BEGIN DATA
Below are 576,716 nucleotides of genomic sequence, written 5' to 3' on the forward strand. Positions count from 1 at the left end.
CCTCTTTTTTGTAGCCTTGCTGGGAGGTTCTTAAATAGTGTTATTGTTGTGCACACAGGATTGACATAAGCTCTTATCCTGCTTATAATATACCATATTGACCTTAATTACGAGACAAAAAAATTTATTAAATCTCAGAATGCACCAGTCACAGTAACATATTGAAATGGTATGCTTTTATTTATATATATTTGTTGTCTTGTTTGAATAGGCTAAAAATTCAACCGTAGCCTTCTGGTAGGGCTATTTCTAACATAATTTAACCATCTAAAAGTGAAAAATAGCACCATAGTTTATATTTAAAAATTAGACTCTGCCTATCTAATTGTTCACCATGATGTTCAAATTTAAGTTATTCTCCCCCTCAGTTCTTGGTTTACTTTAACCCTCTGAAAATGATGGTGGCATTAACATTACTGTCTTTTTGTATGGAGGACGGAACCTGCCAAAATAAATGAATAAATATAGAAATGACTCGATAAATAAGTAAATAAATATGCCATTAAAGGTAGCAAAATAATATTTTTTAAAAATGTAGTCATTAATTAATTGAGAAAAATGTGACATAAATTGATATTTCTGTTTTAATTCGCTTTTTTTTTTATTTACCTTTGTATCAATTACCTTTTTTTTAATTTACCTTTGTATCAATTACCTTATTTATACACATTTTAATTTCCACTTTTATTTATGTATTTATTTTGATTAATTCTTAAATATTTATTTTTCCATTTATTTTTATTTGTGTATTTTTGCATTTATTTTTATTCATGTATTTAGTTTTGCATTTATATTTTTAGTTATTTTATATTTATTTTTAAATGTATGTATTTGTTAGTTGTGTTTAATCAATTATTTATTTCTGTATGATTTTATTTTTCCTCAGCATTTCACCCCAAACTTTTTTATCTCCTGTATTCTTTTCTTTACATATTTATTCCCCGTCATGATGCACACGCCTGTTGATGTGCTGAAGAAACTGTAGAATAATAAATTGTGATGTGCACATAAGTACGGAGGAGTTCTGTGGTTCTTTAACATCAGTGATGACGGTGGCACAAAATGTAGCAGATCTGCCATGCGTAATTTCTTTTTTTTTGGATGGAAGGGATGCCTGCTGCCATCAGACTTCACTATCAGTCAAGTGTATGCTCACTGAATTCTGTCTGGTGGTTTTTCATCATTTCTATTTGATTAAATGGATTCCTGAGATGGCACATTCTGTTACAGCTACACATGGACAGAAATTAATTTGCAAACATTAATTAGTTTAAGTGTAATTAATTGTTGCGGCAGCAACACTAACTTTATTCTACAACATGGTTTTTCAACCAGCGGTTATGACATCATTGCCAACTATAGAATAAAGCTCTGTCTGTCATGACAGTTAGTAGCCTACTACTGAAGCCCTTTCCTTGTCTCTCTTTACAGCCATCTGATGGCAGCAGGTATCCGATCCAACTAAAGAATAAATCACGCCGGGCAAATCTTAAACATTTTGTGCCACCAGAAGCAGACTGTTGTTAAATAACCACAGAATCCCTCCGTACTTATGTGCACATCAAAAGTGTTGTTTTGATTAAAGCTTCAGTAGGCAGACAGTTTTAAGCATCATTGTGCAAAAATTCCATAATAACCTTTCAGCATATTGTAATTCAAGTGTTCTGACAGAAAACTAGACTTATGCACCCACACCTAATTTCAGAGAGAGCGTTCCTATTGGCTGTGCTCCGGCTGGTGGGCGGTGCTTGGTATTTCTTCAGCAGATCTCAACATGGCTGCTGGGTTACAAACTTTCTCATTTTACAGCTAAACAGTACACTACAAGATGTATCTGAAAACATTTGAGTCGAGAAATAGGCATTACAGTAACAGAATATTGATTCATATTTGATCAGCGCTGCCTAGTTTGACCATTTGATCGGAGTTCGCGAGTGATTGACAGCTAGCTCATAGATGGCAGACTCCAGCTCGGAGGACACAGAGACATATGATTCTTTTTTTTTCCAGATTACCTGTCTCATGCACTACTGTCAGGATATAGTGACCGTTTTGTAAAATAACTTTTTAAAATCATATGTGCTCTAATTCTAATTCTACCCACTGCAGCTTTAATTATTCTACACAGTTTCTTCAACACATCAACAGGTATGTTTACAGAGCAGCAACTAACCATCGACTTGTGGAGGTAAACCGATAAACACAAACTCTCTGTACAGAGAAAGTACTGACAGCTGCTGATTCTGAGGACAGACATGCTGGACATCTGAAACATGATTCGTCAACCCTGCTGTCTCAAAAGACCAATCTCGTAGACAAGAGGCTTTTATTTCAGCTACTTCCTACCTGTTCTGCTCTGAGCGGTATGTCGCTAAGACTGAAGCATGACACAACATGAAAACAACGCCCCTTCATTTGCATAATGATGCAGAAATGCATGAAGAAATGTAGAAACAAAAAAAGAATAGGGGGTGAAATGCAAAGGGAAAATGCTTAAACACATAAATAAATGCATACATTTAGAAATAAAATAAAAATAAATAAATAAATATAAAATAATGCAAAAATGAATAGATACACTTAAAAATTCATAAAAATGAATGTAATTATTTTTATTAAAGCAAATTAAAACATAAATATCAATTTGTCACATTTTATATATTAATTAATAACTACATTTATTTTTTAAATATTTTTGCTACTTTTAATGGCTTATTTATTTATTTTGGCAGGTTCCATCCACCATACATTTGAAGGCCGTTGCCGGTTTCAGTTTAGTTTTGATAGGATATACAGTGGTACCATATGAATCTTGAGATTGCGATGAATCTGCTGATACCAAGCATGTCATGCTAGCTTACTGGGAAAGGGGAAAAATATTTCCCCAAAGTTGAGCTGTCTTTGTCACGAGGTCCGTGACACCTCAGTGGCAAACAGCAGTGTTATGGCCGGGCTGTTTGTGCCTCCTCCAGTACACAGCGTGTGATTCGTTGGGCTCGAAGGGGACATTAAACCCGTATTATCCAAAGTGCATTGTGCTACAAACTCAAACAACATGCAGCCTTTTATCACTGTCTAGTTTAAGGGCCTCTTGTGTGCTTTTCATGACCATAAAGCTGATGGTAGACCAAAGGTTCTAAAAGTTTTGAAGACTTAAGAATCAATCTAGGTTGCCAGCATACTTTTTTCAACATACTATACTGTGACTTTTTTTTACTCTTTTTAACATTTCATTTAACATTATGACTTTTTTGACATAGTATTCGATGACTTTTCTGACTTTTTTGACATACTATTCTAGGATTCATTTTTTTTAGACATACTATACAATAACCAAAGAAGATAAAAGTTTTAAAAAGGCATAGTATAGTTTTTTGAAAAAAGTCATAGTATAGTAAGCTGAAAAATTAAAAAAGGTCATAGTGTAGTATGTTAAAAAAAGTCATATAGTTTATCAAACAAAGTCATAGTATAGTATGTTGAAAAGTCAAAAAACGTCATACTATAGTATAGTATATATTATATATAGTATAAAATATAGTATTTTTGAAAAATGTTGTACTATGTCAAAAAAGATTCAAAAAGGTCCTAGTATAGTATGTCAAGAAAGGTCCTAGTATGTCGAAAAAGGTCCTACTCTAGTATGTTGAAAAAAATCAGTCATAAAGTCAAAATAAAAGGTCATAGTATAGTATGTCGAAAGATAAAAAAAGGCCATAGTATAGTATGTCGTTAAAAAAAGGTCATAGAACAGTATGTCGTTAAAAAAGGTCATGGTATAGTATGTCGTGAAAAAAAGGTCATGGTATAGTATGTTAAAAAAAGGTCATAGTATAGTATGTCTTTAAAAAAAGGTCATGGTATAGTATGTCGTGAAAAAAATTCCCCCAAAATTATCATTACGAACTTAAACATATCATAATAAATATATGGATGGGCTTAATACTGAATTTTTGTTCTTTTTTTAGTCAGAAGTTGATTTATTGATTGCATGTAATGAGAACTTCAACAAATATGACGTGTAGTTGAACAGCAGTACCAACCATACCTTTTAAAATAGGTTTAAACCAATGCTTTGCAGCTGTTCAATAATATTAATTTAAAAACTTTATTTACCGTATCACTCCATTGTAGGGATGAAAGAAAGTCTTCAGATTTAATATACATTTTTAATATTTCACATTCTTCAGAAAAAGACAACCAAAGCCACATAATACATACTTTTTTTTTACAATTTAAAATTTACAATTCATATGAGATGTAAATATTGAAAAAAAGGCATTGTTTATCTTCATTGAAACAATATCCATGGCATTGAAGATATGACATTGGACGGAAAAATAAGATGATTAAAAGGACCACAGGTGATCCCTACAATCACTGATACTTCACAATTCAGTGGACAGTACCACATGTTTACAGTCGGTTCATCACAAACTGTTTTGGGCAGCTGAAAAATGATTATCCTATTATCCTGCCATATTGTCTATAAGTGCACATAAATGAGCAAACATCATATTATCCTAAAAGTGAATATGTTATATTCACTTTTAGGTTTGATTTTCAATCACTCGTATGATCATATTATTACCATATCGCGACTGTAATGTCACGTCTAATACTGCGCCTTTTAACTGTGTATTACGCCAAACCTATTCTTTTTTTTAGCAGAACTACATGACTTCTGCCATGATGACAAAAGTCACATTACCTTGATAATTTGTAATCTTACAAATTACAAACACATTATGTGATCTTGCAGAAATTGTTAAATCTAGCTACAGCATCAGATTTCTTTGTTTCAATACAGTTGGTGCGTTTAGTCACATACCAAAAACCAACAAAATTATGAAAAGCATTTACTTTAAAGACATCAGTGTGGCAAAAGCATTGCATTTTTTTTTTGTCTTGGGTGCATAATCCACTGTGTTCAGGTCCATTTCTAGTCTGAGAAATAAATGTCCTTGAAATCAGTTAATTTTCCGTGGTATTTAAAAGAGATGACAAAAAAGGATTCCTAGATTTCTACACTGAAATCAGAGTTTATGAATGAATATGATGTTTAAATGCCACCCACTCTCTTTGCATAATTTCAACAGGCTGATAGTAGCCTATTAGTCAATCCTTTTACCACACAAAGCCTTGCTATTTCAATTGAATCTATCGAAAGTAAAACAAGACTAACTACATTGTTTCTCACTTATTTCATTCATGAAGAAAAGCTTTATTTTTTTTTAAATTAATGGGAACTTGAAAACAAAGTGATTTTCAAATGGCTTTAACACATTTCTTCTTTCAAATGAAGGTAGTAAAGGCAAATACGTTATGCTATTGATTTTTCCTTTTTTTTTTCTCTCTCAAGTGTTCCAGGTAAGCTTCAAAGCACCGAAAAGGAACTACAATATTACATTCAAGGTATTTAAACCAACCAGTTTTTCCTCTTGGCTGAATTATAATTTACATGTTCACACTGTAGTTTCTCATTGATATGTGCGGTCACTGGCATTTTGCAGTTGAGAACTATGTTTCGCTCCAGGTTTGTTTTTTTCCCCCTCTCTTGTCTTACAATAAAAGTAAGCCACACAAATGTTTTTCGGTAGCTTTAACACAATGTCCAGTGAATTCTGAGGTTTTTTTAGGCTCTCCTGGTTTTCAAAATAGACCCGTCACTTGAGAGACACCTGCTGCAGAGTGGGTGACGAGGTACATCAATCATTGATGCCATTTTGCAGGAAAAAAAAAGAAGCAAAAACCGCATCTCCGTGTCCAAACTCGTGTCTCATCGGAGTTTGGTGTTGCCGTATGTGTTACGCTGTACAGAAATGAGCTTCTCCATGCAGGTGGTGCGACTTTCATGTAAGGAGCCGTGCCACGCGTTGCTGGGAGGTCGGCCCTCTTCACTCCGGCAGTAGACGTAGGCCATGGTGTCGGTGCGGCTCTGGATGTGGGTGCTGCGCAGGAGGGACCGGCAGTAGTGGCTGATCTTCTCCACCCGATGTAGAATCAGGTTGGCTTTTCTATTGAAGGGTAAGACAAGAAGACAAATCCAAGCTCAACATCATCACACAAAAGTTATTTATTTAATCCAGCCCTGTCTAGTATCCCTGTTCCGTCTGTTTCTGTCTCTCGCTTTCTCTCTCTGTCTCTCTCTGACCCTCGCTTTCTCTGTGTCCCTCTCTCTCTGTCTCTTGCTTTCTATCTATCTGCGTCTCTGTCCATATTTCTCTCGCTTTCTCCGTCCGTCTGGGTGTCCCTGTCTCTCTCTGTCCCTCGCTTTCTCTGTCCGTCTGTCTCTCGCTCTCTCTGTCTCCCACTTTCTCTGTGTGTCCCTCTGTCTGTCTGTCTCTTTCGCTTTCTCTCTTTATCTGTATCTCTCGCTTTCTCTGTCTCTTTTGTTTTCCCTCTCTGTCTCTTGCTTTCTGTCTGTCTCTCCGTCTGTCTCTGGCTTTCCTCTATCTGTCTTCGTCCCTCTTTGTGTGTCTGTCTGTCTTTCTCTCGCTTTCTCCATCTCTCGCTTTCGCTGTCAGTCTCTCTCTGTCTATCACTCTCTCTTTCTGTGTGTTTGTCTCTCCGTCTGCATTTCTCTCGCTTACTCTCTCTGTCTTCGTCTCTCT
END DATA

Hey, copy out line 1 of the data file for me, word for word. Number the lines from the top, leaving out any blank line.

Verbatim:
Below are 576,716 nucleotides of genomic sequence, written 5' to 3' on the forward strand. Positions count from 1 at the left end.